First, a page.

The mummy identified as Hatshepsut showed an obese woman, who died in her 50s, probably had diabetes and is also believed to have had liver cancer, Hawass said.
But her left hand is positioned against her chest, in a traditional sign of royalty in ancient Egypt.
DNA bone samples taken from the mummy's hip bone and femur are being compared to the mummy of Hatshepsut's grandmother, Amos Nefreteri, said an Egyptian molecular geneticist who is on Hawass' team.
While scientists are still matching those mitochondrial DNA sequences, the molecular geneticist said on Wednesday that preliminary results were "very encouraging."
Hawass has led the search for Hatshepsut since a year ago, setting up a $5 million DNA lab in the basement of the Cairo Museum with an international team of scientists.
The study was funded by the Discovery channel, which is to broadcast an exclusive documentary on it in July.
Hatshepsut is believed to have stolen the throne from her young stepson, Thutmose III.
Her rule of about 21 years was the longest among ancient Egyptian queens, ending in 1453 B.C.
Hatshepsut's funerary temple is located in ancient Thebes, on the west bank of the Nile in today's Luxor, a multi-colonnaded sandstone temple built to serve as tribute to her power.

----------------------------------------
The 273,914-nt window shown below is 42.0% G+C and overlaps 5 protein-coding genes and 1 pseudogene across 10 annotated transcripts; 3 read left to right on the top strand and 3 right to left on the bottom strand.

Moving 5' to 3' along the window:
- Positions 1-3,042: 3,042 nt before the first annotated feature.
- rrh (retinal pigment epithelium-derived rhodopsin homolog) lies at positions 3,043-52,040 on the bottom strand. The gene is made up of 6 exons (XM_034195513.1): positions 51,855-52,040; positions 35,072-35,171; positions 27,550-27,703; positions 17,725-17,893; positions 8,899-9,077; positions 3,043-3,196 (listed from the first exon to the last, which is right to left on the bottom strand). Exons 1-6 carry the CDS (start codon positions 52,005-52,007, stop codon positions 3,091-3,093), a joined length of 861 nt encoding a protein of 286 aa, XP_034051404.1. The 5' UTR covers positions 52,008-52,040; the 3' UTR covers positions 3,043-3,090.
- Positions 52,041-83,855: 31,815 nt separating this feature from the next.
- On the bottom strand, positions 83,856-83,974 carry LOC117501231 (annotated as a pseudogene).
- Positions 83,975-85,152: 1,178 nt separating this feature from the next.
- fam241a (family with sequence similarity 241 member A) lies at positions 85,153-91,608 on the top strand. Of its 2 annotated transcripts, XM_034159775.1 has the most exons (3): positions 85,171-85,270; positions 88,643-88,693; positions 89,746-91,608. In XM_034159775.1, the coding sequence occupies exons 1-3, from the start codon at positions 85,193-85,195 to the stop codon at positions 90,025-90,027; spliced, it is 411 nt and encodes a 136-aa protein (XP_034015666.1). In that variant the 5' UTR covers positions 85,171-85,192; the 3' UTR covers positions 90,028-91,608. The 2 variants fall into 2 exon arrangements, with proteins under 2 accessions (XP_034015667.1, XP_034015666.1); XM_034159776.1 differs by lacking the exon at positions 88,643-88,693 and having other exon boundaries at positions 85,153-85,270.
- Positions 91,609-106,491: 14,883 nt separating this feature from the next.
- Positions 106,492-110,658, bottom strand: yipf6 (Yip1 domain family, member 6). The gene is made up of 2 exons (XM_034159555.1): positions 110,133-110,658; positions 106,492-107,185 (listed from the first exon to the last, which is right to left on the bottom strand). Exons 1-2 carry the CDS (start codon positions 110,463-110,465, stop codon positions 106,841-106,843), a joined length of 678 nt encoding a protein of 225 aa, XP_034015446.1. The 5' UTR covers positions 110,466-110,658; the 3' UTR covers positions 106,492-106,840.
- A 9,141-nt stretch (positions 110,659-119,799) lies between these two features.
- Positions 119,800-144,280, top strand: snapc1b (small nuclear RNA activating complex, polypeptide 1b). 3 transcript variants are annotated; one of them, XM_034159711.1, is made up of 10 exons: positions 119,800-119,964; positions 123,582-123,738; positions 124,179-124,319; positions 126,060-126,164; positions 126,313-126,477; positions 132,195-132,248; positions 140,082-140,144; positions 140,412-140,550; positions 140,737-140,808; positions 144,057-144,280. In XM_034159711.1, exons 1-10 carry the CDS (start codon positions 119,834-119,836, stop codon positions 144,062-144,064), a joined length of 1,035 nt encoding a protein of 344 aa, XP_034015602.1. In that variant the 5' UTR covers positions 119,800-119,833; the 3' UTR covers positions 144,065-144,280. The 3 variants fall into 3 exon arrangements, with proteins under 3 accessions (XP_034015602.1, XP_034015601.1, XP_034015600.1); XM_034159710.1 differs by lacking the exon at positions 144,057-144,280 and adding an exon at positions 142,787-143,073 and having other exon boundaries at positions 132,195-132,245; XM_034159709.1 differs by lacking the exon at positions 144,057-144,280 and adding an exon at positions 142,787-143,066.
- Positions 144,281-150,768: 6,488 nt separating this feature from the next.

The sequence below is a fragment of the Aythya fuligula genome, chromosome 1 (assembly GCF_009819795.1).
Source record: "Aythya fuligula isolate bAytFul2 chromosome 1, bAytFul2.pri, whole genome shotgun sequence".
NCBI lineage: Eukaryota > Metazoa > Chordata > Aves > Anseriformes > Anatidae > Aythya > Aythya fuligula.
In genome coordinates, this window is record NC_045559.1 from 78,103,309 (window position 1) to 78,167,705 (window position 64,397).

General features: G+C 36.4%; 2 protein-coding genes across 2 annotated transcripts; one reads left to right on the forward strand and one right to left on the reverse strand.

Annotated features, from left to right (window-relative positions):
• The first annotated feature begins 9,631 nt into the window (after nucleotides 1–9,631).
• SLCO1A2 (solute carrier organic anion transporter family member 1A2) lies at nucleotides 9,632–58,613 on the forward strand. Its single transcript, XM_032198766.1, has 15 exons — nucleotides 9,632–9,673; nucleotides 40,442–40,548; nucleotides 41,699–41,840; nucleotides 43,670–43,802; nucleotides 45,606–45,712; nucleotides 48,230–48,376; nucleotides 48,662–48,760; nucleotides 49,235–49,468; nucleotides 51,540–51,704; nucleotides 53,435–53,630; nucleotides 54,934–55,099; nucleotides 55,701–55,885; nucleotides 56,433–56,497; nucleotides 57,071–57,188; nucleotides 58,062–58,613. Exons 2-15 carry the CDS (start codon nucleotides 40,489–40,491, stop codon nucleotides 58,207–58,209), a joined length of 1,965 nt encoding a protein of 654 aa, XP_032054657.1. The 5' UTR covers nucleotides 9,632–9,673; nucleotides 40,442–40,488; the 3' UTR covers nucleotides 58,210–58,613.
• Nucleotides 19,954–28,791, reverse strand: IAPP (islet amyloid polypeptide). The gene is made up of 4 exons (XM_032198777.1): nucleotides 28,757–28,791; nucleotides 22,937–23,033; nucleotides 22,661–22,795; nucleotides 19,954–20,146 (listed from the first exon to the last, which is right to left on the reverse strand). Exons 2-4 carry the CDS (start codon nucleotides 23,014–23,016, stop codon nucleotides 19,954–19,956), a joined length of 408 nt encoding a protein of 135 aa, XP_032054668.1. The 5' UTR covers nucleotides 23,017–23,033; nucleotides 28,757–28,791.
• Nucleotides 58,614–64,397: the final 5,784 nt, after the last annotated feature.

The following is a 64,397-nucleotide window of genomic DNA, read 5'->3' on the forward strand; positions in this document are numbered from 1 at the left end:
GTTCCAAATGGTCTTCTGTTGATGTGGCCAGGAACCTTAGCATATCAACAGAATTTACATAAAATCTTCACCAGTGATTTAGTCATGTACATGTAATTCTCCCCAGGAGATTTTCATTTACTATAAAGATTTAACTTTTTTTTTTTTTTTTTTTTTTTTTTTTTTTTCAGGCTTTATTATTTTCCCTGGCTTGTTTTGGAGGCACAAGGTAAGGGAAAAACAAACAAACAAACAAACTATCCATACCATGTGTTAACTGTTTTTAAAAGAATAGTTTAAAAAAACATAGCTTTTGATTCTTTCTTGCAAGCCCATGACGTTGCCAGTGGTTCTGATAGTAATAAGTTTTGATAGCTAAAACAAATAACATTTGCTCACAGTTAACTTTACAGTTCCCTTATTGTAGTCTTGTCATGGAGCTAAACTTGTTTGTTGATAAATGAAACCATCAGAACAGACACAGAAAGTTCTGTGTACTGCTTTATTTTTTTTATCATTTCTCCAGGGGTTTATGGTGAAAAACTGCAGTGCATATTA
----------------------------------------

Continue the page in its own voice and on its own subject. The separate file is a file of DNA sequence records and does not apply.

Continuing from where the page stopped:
Surrounding it are the Valley of Kings and the Valley of the Queens, the burial places of Egypt's pharaohs and their wives.
But after Hatshepsut's death, her name was obliterated from the records in what is believed to have been her stepson's revenge.
She was one of the most prolific builder pharaohs of ancient Egypt, commissioning hundreds of construction projects throughout both Upper and Lower Egypt.
Almost every major museum in the world today has a collection of Hatshepsut statuary.
British archaeologist Howard Carter worked on excavating Hatshepsut's tomb before discovering the tomb of the boy-king, Tutankhamun, whose treasure of gold has become a symbol of ancient Egypt's splendour.